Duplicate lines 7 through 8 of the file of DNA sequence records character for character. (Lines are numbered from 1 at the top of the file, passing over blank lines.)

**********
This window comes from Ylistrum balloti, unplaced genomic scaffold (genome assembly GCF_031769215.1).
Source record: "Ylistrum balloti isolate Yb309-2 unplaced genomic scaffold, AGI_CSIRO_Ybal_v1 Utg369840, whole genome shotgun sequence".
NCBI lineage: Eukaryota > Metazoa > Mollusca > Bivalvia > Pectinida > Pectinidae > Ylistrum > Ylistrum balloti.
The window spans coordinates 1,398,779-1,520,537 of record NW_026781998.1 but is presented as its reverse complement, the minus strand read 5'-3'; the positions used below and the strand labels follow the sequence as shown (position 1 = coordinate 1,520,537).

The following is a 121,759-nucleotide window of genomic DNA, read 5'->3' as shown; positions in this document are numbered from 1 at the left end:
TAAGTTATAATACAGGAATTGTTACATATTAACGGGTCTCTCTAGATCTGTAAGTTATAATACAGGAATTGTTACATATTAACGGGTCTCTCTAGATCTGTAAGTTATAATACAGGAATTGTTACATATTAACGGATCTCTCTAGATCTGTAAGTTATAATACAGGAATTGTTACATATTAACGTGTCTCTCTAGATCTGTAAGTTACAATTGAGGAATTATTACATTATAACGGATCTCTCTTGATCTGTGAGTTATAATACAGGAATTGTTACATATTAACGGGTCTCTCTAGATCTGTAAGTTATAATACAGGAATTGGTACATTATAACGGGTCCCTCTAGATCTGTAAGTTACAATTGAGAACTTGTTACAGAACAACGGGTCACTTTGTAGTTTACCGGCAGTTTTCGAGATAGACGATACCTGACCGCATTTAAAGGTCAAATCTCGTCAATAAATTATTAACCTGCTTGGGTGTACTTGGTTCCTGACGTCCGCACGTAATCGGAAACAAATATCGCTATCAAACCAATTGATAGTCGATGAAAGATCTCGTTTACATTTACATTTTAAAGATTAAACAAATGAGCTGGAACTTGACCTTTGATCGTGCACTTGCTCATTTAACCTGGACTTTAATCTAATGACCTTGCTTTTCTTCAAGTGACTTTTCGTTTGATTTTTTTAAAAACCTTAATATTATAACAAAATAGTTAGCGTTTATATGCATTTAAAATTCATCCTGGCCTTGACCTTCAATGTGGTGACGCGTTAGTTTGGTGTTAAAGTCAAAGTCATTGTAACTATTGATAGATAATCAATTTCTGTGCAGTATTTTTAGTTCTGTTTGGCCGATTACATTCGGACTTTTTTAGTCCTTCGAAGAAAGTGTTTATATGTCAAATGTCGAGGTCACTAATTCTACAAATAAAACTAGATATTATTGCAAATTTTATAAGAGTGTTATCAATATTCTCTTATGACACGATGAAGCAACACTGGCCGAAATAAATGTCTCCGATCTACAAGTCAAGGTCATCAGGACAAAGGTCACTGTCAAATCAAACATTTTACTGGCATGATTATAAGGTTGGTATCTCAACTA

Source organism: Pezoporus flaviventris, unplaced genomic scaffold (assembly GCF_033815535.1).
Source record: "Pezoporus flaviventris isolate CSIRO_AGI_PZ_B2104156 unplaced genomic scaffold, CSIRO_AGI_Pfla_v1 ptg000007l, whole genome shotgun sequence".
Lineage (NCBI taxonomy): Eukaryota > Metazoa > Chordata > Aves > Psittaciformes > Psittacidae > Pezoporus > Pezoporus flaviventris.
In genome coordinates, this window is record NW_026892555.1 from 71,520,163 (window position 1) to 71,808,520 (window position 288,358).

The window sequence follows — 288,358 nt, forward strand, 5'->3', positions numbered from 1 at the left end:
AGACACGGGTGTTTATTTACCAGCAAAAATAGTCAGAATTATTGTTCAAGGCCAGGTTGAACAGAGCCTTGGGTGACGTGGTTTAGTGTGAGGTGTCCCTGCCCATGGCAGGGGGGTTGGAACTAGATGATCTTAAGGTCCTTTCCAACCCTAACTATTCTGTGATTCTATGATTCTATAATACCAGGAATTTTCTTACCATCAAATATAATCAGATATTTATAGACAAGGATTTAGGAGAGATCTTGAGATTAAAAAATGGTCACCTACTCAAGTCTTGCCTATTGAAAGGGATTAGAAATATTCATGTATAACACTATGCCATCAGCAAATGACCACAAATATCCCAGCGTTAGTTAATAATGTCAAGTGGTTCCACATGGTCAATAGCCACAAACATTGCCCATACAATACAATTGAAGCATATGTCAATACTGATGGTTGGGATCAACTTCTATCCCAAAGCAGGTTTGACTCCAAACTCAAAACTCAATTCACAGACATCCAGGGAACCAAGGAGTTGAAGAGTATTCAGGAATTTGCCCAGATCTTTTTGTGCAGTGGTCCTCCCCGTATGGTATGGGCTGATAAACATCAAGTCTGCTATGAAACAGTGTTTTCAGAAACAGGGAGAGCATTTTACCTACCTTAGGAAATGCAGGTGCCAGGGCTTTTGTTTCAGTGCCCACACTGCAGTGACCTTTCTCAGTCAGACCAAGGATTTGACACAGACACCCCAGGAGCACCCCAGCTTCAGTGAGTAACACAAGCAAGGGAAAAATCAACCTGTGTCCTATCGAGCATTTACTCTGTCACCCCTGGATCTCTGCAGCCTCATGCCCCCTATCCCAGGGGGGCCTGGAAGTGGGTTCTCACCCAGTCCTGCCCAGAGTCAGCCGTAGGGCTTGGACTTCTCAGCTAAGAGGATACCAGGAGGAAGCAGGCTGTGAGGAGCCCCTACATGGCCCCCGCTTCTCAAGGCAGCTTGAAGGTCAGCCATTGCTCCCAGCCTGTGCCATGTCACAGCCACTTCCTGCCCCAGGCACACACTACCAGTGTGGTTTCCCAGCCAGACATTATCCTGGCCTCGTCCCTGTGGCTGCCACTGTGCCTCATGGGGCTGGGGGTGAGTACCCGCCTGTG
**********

Source organism: Pezoporus flaviventris, unplaced genomic scaffold (assembly GCF_033815535.1).
Source record: "Pezoporus flaviventris isolate CSIRO_AGI_PZ_B2104156 unplaced genomic scaffold, CSIRO_AGI_Pfla_v1 ptg000007l, whole genome shotgun sequence".